‘Great things are not accomplished by those who yield to trends and fads and popular opinion.’
Jack Kerouac

‘Time in the market’ and ‘market timing’ are long-accepted mantras of the investment industry. Even though they are accepted as ‘ways’ to invest, they do not guarantee investment success.

When you buy a stock matters more than time in the market

The general view is that ‘if you buy and hold for long enough, you will always do well’. This has led to a rise in the prominence of index-based investing.

The S&P/ASX 300 Index illustrates the fundamental flaw in this theory. If you had invested in this Index in 1970, you would be no better off today than when you first invested (taking into account inflation and excluding dividends). This is despite remaining invested for almost 45 years. The ‘time in the market’ way of investing relies heavily on the benefits of compounding, but your level of investment success ultimately depends on when you buy.


The inherent flaw of index funds is that, by virtue of their construct, they operate against the most basic investment principle of buying low and selling high. Indices are forced to buy overpriced stocks and sell those stocks for a price that is lower than their value simply because they are constituent stocks of the index.

Speculation and momentum are two of the main drivers of sharemarkets. You should look beyond these drivers to identify true value and a good point to buy. In the very long term, the market will eventually reflect the true value of individual stocks. However, it is unlikely that all shares in the market will reflect fair value at the same time. Investors should therefore make use of the opportunities presented by short-term inefficiencies.

Follow a valuation-based approach to get the best results from ‘timing the market’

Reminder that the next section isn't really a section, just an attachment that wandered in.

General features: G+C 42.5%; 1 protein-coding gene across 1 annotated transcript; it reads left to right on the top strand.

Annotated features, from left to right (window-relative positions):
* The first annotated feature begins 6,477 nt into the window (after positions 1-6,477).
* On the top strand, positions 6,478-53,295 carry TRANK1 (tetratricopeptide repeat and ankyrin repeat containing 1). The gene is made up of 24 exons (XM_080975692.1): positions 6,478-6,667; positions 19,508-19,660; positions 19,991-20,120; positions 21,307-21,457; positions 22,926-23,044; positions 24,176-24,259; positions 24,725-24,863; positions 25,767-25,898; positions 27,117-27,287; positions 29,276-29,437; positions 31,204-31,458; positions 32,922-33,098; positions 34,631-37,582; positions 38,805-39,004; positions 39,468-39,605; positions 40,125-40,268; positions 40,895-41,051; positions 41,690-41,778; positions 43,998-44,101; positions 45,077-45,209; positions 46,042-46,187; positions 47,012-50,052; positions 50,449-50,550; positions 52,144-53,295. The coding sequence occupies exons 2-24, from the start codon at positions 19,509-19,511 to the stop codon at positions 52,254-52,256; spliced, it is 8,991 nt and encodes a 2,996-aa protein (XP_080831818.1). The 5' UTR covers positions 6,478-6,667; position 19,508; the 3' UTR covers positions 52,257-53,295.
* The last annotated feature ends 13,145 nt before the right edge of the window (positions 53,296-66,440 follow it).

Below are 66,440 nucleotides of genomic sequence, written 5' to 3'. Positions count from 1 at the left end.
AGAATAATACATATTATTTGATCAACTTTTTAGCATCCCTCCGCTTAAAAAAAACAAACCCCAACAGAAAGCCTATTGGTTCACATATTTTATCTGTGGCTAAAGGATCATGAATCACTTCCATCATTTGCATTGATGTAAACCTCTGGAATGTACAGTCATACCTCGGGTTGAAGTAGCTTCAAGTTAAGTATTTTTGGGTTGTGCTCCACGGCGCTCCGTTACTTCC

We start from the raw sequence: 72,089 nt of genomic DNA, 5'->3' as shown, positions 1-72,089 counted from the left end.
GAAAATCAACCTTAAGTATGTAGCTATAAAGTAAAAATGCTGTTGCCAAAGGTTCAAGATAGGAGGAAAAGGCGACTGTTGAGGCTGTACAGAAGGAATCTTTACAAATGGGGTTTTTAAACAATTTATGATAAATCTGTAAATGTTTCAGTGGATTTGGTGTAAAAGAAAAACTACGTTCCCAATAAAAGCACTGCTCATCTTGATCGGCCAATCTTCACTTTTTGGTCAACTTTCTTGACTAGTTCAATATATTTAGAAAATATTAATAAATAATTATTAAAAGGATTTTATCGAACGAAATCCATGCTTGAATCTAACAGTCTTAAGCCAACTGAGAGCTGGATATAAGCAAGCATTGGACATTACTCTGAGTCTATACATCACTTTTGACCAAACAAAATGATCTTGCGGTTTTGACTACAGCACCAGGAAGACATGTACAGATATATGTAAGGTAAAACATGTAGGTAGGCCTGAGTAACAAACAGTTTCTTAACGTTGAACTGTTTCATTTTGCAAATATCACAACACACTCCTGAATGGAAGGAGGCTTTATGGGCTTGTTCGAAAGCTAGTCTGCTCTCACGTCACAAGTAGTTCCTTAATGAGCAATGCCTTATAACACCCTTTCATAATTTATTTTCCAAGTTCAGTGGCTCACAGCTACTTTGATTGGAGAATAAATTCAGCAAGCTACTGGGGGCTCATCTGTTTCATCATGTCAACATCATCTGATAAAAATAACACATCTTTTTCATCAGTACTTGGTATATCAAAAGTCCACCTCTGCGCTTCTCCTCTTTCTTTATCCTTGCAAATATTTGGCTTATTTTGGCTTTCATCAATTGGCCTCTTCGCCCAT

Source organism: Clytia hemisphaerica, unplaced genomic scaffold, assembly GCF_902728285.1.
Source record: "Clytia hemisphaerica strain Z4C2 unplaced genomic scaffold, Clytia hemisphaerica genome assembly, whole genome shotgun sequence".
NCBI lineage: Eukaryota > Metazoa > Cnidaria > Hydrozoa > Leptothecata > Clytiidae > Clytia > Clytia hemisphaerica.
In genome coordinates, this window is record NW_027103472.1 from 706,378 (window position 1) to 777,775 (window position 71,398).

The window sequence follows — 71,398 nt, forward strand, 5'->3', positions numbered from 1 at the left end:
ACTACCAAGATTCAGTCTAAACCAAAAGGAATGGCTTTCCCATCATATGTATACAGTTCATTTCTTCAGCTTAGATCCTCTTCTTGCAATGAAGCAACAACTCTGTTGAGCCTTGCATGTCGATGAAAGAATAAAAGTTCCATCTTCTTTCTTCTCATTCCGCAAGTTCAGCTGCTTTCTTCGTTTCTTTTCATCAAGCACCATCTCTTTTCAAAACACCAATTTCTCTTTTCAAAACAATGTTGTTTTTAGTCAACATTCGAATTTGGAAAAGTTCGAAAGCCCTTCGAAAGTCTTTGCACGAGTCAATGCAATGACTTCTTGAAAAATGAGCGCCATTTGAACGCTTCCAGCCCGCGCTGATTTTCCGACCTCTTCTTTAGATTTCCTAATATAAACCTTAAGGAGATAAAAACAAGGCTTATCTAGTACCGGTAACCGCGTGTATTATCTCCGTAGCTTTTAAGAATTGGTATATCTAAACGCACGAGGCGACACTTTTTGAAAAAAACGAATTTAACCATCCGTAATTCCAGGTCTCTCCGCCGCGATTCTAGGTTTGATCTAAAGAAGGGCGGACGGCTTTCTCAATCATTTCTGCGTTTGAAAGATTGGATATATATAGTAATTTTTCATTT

The average investor use of ‘timing the market’ reflects buying stock at a certain point in time because they believe it is ‘going up now’. The trap is that this only focuses on potential benefits and often ignores the reality that it may take some time for the stock to ‘go up’, or that it may go down. A far more effective way to take advantage of market timing is to take a valuation-based approach by buying when the stock is trading at a discount to its valuation. When to sell depends on the stock price relative to its valuation and having the patience and discipline to wait.

Timing your entry to the market is still important. However, the determining factor should not be where momentum will take the market as a whole, but what opportunities lie within the market. Buy companies that are cheap relative to their valuations and allow that to dictate when you invest. Even when a market is trading at an all-time high, there will be individual stocks that are trading at a discount to their intrinsic value. Time and timing are both important, but they aren’t as important as the price you pay.

Make the most of time and timing by following a contrarian approach

Conceptually, time in the market and market timing are not all bad. After all, without time in the market, you lose the benefits of compounding. The best approach to gaining advantage through timing and identifying when to ‘get in’ is to focus on valuation.

Active management and individual stock selection provide the benefit of not having to rely on the rare opportunities to ‘buy the market cheap’. The period of time you remain invested will depend on when the stock reaches its intrinsic value, and your level of patience and discipline to see it through.